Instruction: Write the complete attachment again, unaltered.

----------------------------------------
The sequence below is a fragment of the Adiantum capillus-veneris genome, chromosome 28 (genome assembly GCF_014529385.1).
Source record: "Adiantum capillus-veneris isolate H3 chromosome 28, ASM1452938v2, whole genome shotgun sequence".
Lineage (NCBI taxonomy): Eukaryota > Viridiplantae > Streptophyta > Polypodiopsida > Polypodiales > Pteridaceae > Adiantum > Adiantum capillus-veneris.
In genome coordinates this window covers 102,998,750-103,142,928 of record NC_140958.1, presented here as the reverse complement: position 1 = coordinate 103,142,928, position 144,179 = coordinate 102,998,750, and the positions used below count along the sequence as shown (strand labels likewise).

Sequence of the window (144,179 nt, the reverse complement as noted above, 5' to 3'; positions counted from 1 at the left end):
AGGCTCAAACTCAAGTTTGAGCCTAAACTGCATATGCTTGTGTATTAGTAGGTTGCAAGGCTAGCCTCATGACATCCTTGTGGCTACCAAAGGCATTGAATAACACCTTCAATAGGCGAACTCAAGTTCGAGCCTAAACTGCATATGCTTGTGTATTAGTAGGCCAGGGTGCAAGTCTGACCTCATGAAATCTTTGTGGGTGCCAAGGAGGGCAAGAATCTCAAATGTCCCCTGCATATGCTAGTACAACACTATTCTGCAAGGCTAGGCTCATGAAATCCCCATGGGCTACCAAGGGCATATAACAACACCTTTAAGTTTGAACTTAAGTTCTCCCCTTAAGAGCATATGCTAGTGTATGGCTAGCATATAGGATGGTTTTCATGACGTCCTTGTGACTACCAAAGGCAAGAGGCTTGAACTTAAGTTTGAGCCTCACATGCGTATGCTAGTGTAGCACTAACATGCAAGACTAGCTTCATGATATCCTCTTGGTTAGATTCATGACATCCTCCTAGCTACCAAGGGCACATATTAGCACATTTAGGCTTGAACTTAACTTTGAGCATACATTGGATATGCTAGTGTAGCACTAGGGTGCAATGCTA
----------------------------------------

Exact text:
The sequence below is a fragment of the Adiantum capillus-veneris genome, chromosome 28 (genome assembly GCF_014529385.1).
Source record: "Adiantum capillus-veneris isolate H3 chromosome 28, ASM1452938v2, whole genome shotgun sequence".
Lineage (NCBI taxonomy): Eukaryota > Viridiplantae > Streptophyta > Polypodiopsida > Polypodiales > Pteridaceae > Adiantum > Adiantum capillus-veneris.
In genome coordinates this window covers 102,998,750-103,142,928 of record NC_140958.1, presented here as the reverse complement: position 1 = coordinate 103,142,928, position 144,179 = coordinate 102,998,750, and the positions used below count along the sequence as shown (strand labels likewise).

Sequence of the window (144,179 nt, the reverse complement as noted above, 5' to 3'; positions counted from 1 at the left end):
AGGCTCAAACTCAAGTTTGAGCCTAAACTGCATATGCTTGTGTATTAGTAGGTTGCAAGGCTAGCCTCATGACATCCTTGTGGCTACCAAAGGCATTGAATAACACCTTCAATAGGCGAACTCAAGTTCGAGCCTAAACTGCATATGCTTGTGTATTAGTAGGCCAGGGTGCAAGTCTGACCTCATGAAATCTTTGTGGGTGCCAAGGAGGGCAAGAATCTCAAATGTCCCCTGCATATGCTAGTACAACACTATTCTGCAAGGCTAGGCTCATGAAATCCCCATGGGCTACCAAGGGCATATAACAACACCTTTAAGTTTGAACTTAAGTTCTCCCCTTAAGAGCATATGCTAGTGTATGGCTAGCATATAGGATGGTTTTCATGACGTCCTTGTGACTACCAAAGGCAAGAGGCTTGAACTTAAGTTTGAGCCTCACATGCGTATGCTAGTGTAGCACTAACATGCAAGACTAGCTTCATGATATCCTCTTGGTTAGATTCATGACATCCTCCTAGCTACCAAGGGCACATATTAGCACATTTAGGCTTGAACTTAACTTTGAGCATACATTGGATATGCTAGTGTAGCACTAGGGTGCAATGCTA